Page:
Trump In Orlando – The View From Inside The Rally And The Protests
It’s official: President Donald Trump is running for re-election.
He launched his campaign Tuesday night in Orlando, smack in the center of the nation’s most populous swing state.
“Tonight I stand before you to officially launch my campaign for a second term of president of the United States,” he said.
Florida is a must-win for the president in 2020, and as he began laying out his case he observed it was four years ago this week that he first launched his unlikely candidacy, upending a political establishment that he characterized as corrupt and out-of-touch with constituents.
He described his “Make America Great Again” slogan as “the greatest theme in the history of politics.” But he said having achieved greatness it was time for a new slogan.
“Keep America great!” he said.
Trump touched on a range of issues during his more than hour-long address at the nearly full Amway Center, the 20,000-capacity downtown arena where the NBA’s Orlando Magic play. Only a smattering of empty seats remained in the rafters.
He described the U.S. economy as “the envy of the world,” denied collusion with Russia and labeled Democrats as socialists. He promised more than 400 miles of a southern border wall would be built by the end of next year and went as far as to suggest his administration could cure AIDS in the United States.
He told supporters he was thrilled to be back in what he described as “his second home.”
“In many cases I think I could say it’s my first home, if you want to know the truth. It’s the great state of Florida,” he said.
Supporters also heard from Vice President Mike Pence, First Lady Melania Trump and Sarah Huckabee Sanders, the former press secretary who resigned recently. It’s speculated she may run for governor of Arkansas.
Earlier in the day outside of the Amway Center, the rain came down in sheets. On every corner, people hawked MAGA hats and ponchos.
The rain didn’t stop Judah Wade. He’s got long dreadlocks, gold teeth and dark sunglasses. He wore a shirt saying Trump and the Republicans are not racist.
Wade said the economy is doing better under Trump. African Americans, as a whole, tend to lean Democrat by huge margins. But Wade said they should not let someone else dictate who they vote for.
“Do your own research and be fair minded, honest and balanced and see what works better for us,” Wade said. “Not only as a people, but as a country.”
Jane Ashwell huddled out of the rain at a SunRail station in downtown. She was wearing a brand new, bright red Make America Great Again Hat.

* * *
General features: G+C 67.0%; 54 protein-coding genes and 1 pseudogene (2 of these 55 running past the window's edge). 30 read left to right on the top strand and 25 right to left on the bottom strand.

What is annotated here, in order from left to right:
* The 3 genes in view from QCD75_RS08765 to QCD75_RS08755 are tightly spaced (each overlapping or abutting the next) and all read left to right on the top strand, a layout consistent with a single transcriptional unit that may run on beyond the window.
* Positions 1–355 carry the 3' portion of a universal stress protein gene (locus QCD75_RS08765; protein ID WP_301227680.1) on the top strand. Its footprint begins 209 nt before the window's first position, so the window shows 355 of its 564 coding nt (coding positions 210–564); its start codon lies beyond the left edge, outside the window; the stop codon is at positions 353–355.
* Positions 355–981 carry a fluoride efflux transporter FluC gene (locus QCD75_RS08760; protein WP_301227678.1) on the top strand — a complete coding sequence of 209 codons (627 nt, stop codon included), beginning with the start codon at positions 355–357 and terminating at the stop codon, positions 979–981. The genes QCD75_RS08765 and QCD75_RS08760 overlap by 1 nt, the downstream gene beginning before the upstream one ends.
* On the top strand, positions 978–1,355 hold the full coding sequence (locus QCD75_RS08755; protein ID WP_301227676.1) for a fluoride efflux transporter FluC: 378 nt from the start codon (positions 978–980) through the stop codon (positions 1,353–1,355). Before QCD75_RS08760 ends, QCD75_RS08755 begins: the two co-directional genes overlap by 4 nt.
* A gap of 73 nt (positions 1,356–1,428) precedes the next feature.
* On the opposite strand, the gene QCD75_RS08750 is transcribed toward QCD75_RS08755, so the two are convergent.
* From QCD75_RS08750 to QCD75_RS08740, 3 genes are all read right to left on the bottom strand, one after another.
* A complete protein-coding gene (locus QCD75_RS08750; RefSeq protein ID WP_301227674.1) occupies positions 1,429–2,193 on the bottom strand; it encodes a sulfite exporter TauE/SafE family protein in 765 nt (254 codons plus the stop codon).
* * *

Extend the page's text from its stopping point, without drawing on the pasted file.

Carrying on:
“Well, I’ll be honest, I didn’t put it on until we got on the train and saw other people coming on in their Trump gear, because I’m a little bit afraid,” Ashwell said.
Her husband Scott Ashwell said the biggest opportunity for Trump at his speech was to give a unifying message. “I’ve just never seen so much true division, with one side pitted against another,” he said.
That division played out as a group known as the Proud Boys tried several times to get into the area with anti-Trump protests. A line of police kept them back. The Southern Poverty Law Center designates the Proud Boys as a hate group. The Proud Boys are suing the Southern Poverty Law Center for defamation because of the label.
“Half of these people hiding behind these police officers, next time there’s a police involved shooting theyre gonna be on this side of the protest,” said Gary Snow, one of the Proud Boys using a megaphone at the rally. Snow points at several of the black police officers.
“They’re gonna call him an Uncle Tom,” Snow said. “They’re gonna call him an Uncle Tom.”
One of the Proud Boys said they only came to support Trump.
“We love everybody, we don’t have anything against anybody, but we’re not afraid to speak our voice, and who we support and what we’re about,” he said. “We won’t be silenced.
On the other side of the police line, a 20-foot-tall Baby Trump balloon was the center of attention. Chad Lewis snapped a selfie with it. He said there’s nothing the president could do to make him support his re-election.
“No, absolutely not,” he said with a laugh. “I don’t agree with what he’s doing, how he acts as a president. I don’t think he acts presidential.”
And that may be the takeaway from outside the rally. Democrats and Republicans entrenched back to their own side – and it took a line of police officers between them to keep the peace.
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